Covid-19 has exposed the lethal vulnerabilities of nursing homes and assisted-living facilities. Can better design make aging safer?
In at least one way, the United States’s tragic response to the coronavirus hasn’t been an outlier: Just like in the rest of the world, the consequences of the pandemic were amplified inside living facilities for older adults.
As of August 13, at least 68,000 residents and workers in long-term care facilities in the U.S. have died from the coronavirus, according to New York Times research, a number that comprises more than 40% of the nation’s total. That percentage that’s been matched or exceeded by other countries across the globe. In Europe, half of all Covid-19 deaths happened in nursing homes and long-term care facilities, according to the World Health Organization. In Canada, which has been far more effective at containing the disease, 82 percent of the country’s deaths have been concentrated among these facilities.
The vulnerability of nursing homes was clear from the earliest stage of outbreak in the U.S., when the disease swept through the Life Care Center of Kirkland, Washington in February, claiming dozens of deaths. At Holyoke Soldiers’ Home in Massachusetts, at least 74 residents — a third of the facility’s population — died of Covid-19 in April. The summer resurgence of infections has found its way into care facilities in Texas, Florida, and Arizona, bringing the number of cases in nursing homes nationwide above its previous peak in May.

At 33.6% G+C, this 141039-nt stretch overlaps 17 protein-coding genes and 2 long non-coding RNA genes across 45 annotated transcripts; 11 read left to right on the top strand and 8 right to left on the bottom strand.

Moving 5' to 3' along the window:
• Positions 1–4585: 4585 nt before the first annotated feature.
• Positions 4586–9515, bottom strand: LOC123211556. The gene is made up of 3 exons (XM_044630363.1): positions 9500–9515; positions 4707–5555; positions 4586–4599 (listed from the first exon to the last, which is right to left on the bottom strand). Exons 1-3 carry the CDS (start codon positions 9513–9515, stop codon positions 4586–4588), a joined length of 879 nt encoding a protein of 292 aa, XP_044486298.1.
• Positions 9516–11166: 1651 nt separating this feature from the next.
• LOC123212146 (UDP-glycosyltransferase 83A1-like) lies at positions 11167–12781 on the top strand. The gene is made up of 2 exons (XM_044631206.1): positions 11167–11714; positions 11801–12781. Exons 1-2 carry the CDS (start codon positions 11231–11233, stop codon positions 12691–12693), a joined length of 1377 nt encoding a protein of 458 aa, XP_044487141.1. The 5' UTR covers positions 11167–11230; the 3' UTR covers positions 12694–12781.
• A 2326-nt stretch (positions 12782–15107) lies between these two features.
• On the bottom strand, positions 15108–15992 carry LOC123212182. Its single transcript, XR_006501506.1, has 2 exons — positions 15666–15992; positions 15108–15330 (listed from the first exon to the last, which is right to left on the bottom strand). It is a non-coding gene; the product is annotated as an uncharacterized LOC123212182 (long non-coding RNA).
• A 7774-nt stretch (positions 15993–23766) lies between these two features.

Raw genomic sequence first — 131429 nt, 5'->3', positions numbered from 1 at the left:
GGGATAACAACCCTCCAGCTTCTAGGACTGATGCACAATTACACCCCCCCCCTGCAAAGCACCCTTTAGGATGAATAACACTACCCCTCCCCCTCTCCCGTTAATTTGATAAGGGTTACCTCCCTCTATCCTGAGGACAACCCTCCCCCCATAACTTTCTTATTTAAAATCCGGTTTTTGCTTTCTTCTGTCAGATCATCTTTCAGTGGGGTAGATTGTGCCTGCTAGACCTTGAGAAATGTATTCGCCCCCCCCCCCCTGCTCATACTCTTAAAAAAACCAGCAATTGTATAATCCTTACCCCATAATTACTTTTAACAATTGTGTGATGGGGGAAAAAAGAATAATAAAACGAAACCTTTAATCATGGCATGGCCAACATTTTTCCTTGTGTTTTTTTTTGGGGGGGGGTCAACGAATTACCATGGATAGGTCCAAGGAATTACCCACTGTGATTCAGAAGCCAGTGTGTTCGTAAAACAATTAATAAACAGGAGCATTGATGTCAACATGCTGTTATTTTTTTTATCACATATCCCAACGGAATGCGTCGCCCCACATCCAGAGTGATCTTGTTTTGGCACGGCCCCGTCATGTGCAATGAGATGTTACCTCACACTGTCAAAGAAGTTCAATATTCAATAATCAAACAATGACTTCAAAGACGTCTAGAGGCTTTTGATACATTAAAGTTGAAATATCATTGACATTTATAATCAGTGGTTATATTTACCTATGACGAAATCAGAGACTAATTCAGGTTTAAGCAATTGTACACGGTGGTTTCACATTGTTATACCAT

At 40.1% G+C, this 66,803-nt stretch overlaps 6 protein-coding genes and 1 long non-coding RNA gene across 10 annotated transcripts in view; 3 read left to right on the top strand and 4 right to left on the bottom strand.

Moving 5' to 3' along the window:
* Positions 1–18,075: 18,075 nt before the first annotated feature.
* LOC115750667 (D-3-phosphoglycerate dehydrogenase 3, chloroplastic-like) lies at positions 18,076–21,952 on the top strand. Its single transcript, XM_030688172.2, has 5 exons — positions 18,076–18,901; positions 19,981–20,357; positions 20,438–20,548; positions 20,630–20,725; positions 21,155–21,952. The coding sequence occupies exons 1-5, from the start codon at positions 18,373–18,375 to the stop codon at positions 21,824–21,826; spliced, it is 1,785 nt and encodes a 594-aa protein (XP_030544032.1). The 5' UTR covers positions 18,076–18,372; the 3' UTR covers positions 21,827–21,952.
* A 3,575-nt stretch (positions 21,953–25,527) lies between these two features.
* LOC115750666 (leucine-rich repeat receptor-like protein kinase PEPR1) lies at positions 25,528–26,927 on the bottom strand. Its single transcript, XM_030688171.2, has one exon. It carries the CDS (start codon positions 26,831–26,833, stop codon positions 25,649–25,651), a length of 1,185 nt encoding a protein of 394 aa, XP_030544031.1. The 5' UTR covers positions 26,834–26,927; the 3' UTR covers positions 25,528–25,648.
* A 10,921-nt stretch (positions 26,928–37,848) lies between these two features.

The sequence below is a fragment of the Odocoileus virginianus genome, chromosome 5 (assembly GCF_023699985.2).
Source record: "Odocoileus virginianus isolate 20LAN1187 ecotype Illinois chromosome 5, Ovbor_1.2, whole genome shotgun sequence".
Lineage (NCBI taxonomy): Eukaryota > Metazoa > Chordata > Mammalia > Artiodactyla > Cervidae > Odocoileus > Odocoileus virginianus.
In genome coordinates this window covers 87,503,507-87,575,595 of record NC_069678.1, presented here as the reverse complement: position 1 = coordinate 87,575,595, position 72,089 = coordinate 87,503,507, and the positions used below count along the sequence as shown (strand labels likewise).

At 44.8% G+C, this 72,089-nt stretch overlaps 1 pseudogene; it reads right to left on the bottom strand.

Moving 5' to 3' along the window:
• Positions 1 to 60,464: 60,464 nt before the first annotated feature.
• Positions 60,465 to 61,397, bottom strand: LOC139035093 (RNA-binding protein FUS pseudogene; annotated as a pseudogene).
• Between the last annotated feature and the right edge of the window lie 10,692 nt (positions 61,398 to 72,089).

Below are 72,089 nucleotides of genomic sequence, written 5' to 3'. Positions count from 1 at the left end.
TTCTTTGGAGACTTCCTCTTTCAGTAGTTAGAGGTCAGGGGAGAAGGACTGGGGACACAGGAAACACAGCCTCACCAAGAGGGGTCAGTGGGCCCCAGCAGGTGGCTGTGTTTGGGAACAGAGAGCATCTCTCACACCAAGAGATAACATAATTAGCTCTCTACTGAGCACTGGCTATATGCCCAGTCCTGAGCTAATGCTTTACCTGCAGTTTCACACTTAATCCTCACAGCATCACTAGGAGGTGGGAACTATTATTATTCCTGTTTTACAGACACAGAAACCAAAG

For the entire multibillion-dollar ecosystem of senior living in the U.S. — including the more than 15,000 nursing homes, nearly 29,000 residential care communities, and about the same number of assisted-living facilities — the pandemic is exposing a deadly dilemma at a challenging time. “We weren’t prepared for Covid,” says Dr. Robyn Stone, co-director of LeadingAge LTSS Center at University of Massachusetts Boston. “Nobody was, including the nursing homes.”
At first, it’s hard to fathom how a public restroom with transparent walls could possibly help ease toilet anxiety — but a counterintuitive design by one of Japan’s most innovative architects aims to do just that.
Around the world, public toilets get a foul rap. Even in Japan, where restrooms have a higher standard of hygiene than in much of the rest of the world, residents harbor a fear that public toilets are dark, dirty, smelly and scary.
To cure the public’s phobia, the non-profit Nippon Foundation launched “The Tokyo Toilet Project,” tasking 16 well-known architects to renovate 17 public toilets located in the public parks of Shibuya, one of the busiest commercial areas of Tokyo.